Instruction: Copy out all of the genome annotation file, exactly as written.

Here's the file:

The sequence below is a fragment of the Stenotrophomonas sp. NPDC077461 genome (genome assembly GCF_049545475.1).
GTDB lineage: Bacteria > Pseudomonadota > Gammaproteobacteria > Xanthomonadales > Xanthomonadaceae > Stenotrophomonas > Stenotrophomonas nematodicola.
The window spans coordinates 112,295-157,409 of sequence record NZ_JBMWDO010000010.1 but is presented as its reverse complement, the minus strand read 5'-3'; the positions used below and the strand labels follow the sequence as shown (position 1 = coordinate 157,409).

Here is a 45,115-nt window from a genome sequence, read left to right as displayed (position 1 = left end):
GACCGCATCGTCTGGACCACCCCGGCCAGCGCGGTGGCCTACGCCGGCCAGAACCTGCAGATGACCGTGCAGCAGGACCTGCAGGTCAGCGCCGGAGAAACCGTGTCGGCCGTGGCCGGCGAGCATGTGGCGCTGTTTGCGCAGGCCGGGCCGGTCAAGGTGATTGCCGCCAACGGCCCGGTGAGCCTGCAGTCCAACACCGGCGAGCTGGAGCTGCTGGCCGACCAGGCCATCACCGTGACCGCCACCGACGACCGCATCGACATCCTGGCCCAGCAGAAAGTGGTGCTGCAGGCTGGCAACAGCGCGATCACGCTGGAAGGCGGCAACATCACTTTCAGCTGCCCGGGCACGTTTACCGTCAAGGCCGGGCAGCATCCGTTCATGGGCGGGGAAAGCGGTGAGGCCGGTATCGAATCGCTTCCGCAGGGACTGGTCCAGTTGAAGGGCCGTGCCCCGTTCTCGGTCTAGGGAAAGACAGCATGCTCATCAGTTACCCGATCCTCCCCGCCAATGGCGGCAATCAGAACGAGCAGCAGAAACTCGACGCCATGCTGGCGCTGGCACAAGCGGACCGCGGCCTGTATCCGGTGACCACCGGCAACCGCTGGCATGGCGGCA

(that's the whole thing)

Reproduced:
The sequence below is a fragment of the Stenotrophomonas sp. NPDC077461 genome (genome assembly GCF_049545475.1).
GTDB lineage: Bacteria > Pseudomonadota > Gammaproteobacteria > Xanthomonadales > Xanthomonadaceae > Stenotrophomonas > Stenotrophomonas nematodicola.
The window spans coordinates 112,295-157,409 of sequence record NZ_JBMWDO010000010.1 but is presented as its reverse complement, the minus strand read 5'-3'; the positions used below and the strand labels follow the sequence as shown (position 1 = coordinate 157,409).

Here is a 45,115-nt window from a genome sequence, read left to right as displayed (position 1 = left end):
GACCGCATCGTCTGGACCACCCCGGCCAGCGCGGTGGCCTACGCCGGCCAGAACCTGCAGATGACCGTGCAGCAGGACCTGCAGGTCAGCGCCGGAGAAACCGTGTCGGCCGTGGCCGGCGAGCATGTGGCGCTGTTTGCGCAGGCCGGGCCGGTCAAGGTGATTGCCGCCAACGGCCCGGTGAGCCTGCAGTCCAACACCGGCGAGCTGGAGCTGCTGGCCGACCAGGCCATCACCGTGACCGCCACCGACGACCGCATCGACATCCTGGCCCAGCAGAAAGTGGTGCTGCAGGCTGGCAACAGCGCGATCACGCTGGAAGGCGGCAACATCACTTTCAGCTGCCCGGGCACGTTTACCGTCAAGGCCGGGCAGCATCCGTTCATGGGCGGGGAAAGCGGTGAGGCCGGTATCGAATCGCTTCCGCAGGGACTGGTCCAGTTGAAGGGCCGTGCCCCGTTCTCGGTCTAGGGAAAGACAGCATGCTCATCAGTTACCCGATCCTCCCCGCCAATGGCGGCAATCAGAACGAGCAGCAGAAACTCGACGCCATGCTGGCGCTGGCACAAGCGGACCGCGGCCTGTATCCGGTGACCACCGGCAACCGCTGGCATGGCGGCA